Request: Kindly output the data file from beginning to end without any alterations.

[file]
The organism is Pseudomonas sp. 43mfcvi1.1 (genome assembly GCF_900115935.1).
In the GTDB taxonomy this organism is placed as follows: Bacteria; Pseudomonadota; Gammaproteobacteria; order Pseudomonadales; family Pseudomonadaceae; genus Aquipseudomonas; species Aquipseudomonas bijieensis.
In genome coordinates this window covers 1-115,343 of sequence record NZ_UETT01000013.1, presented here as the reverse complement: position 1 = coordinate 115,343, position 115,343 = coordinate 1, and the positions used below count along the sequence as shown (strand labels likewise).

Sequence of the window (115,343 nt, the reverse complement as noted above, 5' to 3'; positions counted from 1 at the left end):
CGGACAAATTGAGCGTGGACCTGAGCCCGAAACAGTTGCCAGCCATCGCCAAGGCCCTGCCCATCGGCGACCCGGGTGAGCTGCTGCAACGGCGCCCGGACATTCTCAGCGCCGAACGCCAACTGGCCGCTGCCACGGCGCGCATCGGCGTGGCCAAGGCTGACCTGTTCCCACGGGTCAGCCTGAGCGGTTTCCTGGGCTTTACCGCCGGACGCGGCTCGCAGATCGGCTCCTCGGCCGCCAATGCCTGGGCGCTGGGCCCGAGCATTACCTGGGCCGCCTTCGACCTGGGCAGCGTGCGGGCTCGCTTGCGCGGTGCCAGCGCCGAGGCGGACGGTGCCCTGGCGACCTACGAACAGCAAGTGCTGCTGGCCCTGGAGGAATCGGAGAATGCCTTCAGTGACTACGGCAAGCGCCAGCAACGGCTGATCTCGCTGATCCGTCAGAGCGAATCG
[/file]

The organism is Pseudomonas sp. 43mfcvi1.1 (genome assembly GCF_900115935.1).
In the GTDB taxonomy this organism is placed as follows: Bacteria; Pseudomonadota; Gammaproteobacteria; order Pseudomonadales; family Pseudomonadaceae; genus Aquipseudomonas; species Aquipseudomonas bijieensis.
In genome coordinates this window covers 1-115,343 of sequence record NZ_UETT01000013.1, presented here as the reverse complement: position 1 = coordinate 115,343, position 115,343 = coordinate 1, and the positions used below count along the sequence as shown (strand labels likewise).

Sequence of the window (115,343 nt, the reverse complement as noted above, 5' to 3'; positions counted from 1 at the left end):
CGGACAAATTGAGCGTGGACCTGAGCCCGAAACAGTTGCCAGCCATCGCCAAGGCCCTGCCCATCGGCGACCCGGGTGAGCTGCTGCAACGGCGCCCGGACATTCTCAGCGCCGAACGCCAACTGGCCGCTGCCACGGCGCGCATCGGCGTGGCCAAGGCTGACCTGTTCCCACGGGTCAGCCTGAGCGGTTTCCTGGGCTTTACCGCCGGACGCGGCTCGCAGATCGGCTCCTCGGCCGCCAATGCCTGGGCGCTGGGCCCGAGCATTACCTGGGCCGCCTTCGACCTGGGCAGCGTGCGGGCTCGCTTGCGCGGTGCCAGCGCCGAGGCGGACGGTGCCCTGGCGACCTACGAACAGCAAGTGCTGCTGGCCCTGGAGGAATCGGAGAATGCCTTCAGTGACTACGGCAAGCGCCAGCAACGGCTGATCTCGCTGATCCGTCAGAGCGAATCG